Well, I guess I’m a fool, thinking those guys would treat the one who fucked them with the same tenderness I gave to the pussy I may have spent a little too much on. Men. I’m pretty bitter about them.

When I was plea bargaining, I invoked my Fifth Amendment rights countless times. Something ironic about it being a fifth. But I’ve wanted to tell my side of the story, and now I have. I am to serve six and a half years in prison for using a Ponzi scheme to swindle $45 million from stupid wine people. Hey, Rudy Kurniawan got 10 years for about $20 million worth of fraud. And his scam was a lot more work! Dumb shit. And you thought I was the one busted for abusing his Koch.

And, frankly, what Rudy did made me sick to my stomach. Making fake wines. What kind of an asshole does that? I mean, it very easily could have happened that I might have sold futures on fake older Bordeaux I obtained from Rudy that I never intended to deliver! That would have me look like a real crook. And that would have been a crime.

Monday, August 15, 2016

Wine Critics in Hell Act 3

Hell appears to be a very sleazy natural wine bar in Lodi occupied by four dead wine critics, a Stranger, a single woman, and the bartender, who does not speak. The dead wine critics seem particularly restless as the scene opens, caged animals pacing about, while the bartender polishes the Riedel stemware, “Riedel—The Official Stemware of Eternal Damnation”®, every other one of which breaks at the stem. Ms. Feiring, the only woman in Hell, which may be the very definition of Hell, is sitting coquettishly at the bar, drinking her bottomless glass of natural wine Rosé. ACT 1 is here, ACT 2 is here.

Feiring: (flirtatiously) Why, I wish you boys would stop pacing like that. A woman gets tired of men who ignore her. (fanning herself with a copy of Le Pan, the only wine magazine in Hell) Why does it have to be so hot in here? (to Parker) It’s hotter than those 100 Point Napa Valley Cabs you love so much, Bobby. May I call you Bobby? I like the name Bobby. I once had a gentleman caller named Bobby. Oh, he was so handsome, and so natural. He had the prettiest skin, all shiny and smooth, like the taint of a newly minted Master Sommelier, before life tears her a new one. We were lovers, Bobby and I. Well, lovers in every way that really matters. Not the dirty way you boys are thinking about—I see how you stare at me. (No one is looking at her.) Does it shock you that I had a true love, a man who wanted me, who wanted to marry me? Bobby appreciated my feminine terroir. He always said a good old fashioned plough was what I needed. Not some cold mechanical thing. He was so romantic, my Bobby. He used to tell me that he had a secret spray, his own “magic tea” he called it, that he wanted to squirt all over me! Isn’t that a lovely thought? A man spraying his magic tea all over you? But only on a Fruit Day. He said it had to be a Fruit Day. He never did squirt his secret spray all over me, though I asked him to over and over and over. Made me wonder what he meant by “Fruit Day.”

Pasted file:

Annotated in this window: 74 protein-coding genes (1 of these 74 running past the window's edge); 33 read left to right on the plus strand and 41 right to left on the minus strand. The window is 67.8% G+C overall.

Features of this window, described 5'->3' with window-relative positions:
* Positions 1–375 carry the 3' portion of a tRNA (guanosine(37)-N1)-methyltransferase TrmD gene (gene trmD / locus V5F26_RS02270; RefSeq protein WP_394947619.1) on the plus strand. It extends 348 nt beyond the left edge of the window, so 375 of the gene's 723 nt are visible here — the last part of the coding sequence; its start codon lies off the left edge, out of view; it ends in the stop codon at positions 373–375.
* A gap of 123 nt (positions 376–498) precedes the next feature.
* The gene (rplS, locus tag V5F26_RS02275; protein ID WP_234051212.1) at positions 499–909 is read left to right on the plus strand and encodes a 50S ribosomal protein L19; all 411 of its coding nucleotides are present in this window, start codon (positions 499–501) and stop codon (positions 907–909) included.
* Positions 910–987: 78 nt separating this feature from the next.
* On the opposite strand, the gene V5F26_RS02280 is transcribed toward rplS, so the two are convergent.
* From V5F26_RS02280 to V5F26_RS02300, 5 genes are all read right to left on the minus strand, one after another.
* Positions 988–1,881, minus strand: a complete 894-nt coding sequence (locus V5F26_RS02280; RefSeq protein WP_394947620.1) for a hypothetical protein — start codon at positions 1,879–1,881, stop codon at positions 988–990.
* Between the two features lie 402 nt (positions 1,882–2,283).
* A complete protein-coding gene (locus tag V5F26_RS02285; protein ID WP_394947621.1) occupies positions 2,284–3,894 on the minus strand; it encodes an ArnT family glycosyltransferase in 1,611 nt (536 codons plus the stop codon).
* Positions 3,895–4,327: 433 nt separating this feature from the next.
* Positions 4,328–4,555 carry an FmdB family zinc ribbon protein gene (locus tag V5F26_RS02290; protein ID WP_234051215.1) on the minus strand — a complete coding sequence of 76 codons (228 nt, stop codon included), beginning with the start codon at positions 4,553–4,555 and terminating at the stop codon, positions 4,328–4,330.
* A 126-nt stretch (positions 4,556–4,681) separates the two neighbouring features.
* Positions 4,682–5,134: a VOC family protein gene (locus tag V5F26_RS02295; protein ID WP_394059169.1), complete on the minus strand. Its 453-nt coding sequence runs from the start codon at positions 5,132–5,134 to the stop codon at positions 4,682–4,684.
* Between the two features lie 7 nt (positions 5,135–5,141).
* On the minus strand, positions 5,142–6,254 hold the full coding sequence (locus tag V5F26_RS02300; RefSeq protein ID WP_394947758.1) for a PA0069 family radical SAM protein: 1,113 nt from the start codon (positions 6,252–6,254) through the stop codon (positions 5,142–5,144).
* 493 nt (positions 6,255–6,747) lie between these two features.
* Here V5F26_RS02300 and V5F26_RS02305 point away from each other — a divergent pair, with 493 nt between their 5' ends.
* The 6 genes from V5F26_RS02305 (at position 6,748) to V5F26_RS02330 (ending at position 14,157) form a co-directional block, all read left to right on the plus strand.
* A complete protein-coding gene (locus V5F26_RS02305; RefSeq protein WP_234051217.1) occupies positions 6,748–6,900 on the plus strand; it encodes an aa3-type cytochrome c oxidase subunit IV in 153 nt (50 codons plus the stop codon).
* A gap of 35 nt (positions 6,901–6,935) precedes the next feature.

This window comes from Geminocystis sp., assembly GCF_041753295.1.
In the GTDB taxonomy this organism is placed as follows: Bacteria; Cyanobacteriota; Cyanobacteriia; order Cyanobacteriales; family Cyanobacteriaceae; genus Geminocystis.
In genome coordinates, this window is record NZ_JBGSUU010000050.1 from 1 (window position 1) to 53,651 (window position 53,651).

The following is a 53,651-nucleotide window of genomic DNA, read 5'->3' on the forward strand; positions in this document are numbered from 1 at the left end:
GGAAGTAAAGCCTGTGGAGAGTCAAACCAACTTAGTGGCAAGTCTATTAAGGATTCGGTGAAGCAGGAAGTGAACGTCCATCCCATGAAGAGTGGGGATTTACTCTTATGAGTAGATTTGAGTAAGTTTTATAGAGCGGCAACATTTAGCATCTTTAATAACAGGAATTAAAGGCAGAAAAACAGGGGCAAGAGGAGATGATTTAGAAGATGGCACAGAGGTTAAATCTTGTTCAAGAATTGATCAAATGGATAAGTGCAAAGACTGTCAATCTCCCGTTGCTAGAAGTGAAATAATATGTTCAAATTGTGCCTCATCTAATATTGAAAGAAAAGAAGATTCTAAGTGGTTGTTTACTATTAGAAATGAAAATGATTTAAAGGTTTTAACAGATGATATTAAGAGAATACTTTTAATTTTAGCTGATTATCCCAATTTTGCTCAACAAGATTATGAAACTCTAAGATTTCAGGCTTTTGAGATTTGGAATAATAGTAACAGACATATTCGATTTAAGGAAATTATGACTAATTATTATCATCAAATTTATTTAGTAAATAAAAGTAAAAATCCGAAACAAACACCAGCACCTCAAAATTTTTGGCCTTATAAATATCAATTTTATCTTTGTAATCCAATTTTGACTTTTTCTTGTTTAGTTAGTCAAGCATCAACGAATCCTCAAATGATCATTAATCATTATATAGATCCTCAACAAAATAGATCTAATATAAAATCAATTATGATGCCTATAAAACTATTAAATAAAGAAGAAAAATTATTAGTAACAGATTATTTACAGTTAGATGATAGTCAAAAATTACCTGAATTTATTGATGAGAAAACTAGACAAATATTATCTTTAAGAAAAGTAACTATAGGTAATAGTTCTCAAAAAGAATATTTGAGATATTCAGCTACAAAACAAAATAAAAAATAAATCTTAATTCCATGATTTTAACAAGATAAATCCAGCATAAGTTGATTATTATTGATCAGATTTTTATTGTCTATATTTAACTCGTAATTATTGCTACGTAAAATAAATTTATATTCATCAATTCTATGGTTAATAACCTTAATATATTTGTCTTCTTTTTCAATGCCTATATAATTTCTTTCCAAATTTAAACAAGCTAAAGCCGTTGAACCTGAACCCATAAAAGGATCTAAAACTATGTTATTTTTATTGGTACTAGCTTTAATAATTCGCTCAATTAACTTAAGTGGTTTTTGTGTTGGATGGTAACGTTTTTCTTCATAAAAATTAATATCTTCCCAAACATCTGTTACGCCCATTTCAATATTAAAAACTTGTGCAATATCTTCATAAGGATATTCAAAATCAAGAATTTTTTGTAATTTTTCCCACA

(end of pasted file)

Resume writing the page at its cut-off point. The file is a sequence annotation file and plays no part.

Feiring opens her purse and removes a cigarette from her cigarette case. Laube rushes over to light it for her, but he is drunk, and tries to light her cigarette with a tiny statue of Jon Bonné he keeps in his pocket. Lifesize statue. Parker casually walks over, eyeing Feiring skeptically, shoves Laube aside, and lights her cigarette.

Feiring: Why, thank you, Bobby. (Parker grunts.) Is it OK if I smoke? I find smoking so relaxing. It leaves that little taste of death in my mouth, like drinking Vin Jaune from the Jura. Not that you boys know what that tastes like, now do you?

Parker: Smoke away, Alice. We’re all dead here anyway.

Kramer: Speak for yourself. Bobby. I might be dead, but my wine books are immortal.

There is a stunned silence. And then everyone begins to laugh at once. Laube pisses himself again.

Suckling: You know, Kramer, you really are a jackass. Do you really think you’re in this fucking bar because you had talent, because you “made sense” of shit? You’re just one of us, one of the blowhards you’ve always looked down on. You never helped make sense of anything wine to anybody that wanted to love wine. You were in love with the sound of your own voice. Narcissus staring at his reflection in a glass of DRC Montrachet. You never even loved wine, Kramer. You only played at loving wine. Writing about wine for you was like karaoke—you just mimicked being real, and waited for the applause of the idiots who sat there and listened to you. (Suckling mimes a mic drop.)

Feiring: (raising her voice) Boys! Boys! Don’t fight over me, boys. Please, I’m a delicate flower. I have plenty of stamen for all your heat-packing pistils. I am not your precious vitis vinifera, I am a woman, I am not self-pollinating! We have eternity. There’s enough of me for everybody. (Parker breaks wind.)

Parker: (threateningly) Let me tell you something, Alice. You don’t belong here. I don’t know how you got in here, I don’t know who decides these things, but this isn’t the place for you. Not among us. You’re not one of us. We see through you. That sultry thing, it doesn’t work here. (He gets close to her, right in her face.) I know what you want. I know why you’re here. (She glances aside, blows smoke from her cigarette at Laube). Look at me. (She doesn’t.) I said look at me! (Parker grabs her face, turns it to his, and kisses her. It’s a longer kiss than either expect.) How’s that for fucking natural? (Alice spits in his face. He just smiles.)

Suckling: Our dolly spits like a llama.

Stranger: (speaking quietly but firmly) I brought her here.

Parker: Then get her out! Can’t you see, Stranger? She’s here to unravel us, one at a time.

Stranger: (sarcastically) Yes, Bobby. This is Hell. Were you expecting a medal? Guess what? Hell is your Lifetime Achievement Award.

Feiring: I believe I’m getting the vapors. My, all of this anger, all of this testosterone. (She turns to Laube.) Jimmy, will you help me? Bobby is being a brute. And so hedonistic! I feel so violated. You’re the real gentleman here, Jimmy. I know that. Come over here and take my hand. Take me for a walk outside. I love the smell of sulfur on a warm night, it reminds me of my favorite wines.

Laube stands up slowly, clearly still inebriated, gently brushes his hair with his hands, runs a finger over his moustache, and reaches for Feiring’s extended hand. Parker looks disgusted. Suckling is smirking. Kramer is pouting from lack of attention.